Natural selection is more than the survival of the fittest: it is a force engendering higher biological complexity. Presenting a new explanation for the tendency of life to become more complex through evolution, this book offers an introduction to the key debates in evolutionary theory, including the role of genes and sex in evolution, the adaptive reasons for senescence and death and the origin of neural information. The author argues that biological complexity increased through the process of 'modularity transfer': modular phenotypes (proteins, somatic cells, learned behaviours) evolved into new modular information carriers (regulatory proteins, neural cells, words), giving rise to new information systems and higher levels of biological organisation. Modular Evolution makes sense of the unique place of humans in evolution, both as the pinnacle of biological complexity and inventors of non-biological evolution.
• Presents a clear non-mathematical introduction to key debates in evolutionary theory, making it accessible to readers without advanced knowledge of the field • Proposes a new explanation for one of the most challenging questions in evolution: why are organisms more complex now than in the past?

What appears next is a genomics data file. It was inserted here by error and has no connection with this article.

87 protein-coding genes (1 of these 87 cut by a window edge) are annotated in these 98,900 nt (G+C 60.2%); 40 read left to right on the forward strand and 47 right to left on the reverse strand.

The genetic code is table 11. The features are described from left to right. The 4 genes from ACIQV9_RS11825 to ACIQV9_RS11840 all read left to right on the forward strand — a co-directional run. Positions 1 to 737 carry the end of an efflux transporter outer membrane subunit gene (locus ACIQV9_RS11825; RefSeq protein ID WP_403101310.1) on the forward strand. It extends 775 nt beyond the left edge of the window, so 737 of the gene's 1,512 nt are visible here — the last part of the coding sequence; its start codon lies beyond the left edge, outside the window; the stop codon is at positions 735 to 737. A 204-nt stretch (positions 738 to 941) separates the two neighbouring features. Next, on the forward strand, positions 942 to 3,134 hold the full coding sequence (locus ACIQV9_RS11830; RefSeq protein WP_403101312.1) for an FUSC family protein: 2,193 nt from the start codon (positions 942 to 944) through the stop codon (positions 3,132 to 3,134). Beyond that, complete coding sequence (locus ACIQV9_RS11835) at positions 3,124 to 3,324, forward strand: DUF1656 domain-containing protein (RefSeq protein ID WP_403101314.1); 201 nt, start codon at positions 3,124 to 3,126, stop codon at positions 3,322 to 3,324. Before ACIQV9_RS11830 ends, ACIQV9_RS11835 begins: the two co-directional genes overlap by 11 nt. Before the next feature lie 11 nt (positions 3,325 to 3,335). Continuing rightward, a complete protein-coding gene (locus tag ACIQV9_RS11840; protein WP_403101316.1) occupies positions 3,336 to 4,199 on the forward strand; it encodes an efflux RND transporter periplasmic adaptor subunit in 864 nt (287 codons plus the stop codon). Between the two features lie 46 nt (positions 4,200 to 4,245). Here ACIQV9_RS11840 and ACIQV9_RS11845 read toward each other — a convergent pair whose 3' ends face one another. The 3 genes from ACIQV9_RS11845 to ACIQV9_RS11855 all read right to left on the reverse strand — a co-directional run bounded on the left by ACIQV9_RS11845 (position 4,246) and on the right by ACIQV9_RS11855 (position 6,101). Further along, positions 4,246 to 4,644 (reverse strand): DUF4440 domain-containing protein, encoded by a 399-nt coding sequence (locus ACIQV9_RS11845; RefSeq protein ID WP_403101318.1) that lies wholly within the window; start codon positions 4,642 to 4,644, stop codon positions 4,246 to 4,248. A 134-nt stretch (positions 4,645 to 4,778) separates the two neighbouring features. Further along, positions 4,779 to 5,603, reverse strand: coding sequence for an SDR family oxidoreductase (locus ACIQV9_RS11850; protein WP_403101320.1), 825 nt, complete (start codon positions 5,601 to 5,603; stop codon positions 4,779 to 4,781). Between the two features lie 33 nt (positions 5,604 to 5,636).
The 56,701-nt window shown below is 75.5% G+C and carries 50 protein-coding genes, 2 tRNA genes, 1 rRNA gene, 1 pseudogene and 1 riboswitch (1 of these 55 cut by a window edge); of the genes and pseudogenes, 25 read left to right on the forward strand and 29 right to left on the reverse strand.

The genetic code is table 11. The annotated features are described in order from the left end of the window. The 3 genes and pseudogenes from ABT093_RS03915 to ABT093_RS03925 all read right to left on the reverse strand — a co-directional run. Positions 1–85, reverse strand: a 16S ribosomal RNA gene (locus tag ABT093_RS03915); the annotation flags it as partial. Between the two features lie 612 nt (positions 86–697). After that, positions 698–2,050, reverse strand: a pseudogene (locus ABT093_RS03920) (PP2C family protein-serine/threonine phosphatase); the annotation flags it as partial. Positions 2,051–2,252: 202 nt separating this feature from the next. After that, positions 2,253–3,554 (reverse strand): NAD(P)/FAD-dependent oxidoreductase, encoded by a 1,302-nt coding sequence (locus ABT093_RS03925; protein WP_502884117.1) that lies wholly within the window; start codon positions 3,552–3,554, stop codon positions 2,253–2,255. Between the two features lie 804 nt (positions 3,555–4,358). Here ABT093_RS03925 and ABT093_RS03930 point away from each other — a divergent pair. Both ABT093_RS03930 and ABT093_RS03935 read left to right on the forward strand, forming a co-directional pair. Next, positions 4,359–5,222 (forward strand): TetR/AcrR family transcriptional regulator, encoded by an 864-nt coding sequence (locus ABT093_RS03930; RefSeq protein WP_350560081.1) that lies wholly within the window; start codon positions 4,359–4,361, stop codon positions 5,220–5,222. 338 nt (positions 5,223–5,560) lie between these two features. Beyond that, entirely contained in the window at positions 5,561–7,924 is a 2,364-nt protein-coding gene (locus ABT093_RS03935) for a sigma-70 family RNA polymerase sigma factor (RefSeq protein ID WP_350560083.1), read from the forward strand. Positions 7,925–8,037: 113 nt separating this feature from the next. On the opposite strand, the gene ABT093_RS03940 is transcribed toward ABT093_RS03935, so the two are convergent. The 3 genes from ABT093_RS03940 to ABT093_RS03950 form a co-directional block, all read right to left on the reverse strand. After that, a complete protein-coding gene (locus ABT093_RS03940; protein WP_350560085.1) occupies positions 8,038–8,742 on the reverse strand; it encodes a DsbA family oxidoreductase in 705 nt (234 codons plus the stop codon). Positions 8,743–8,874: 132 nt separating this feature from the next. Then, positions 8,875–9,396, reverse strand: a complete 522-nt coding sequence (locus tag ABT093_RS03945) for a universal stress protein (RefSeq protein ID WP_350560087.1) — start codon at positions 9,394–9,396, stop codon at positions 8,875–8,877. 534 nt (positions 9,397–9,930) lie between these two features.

Preface; 1. From natural selection to the history of nature; 2. From the units of inheritance to the origin of species; 3. Multicellularity and the developmental code; 4. Life cycle evolution: life and death of the soma; 5. Sex and its consequences: the transition that never happened; 6. Animal societies: the case of incomplete evolutionary transitions; 7. The new 'Chain of Being': hierarchical evolution and biological complexity; References; Index.
'… interesting and informative …' Evolution & Development
'… stimulating food for thought …' The Quarterly Review of Biology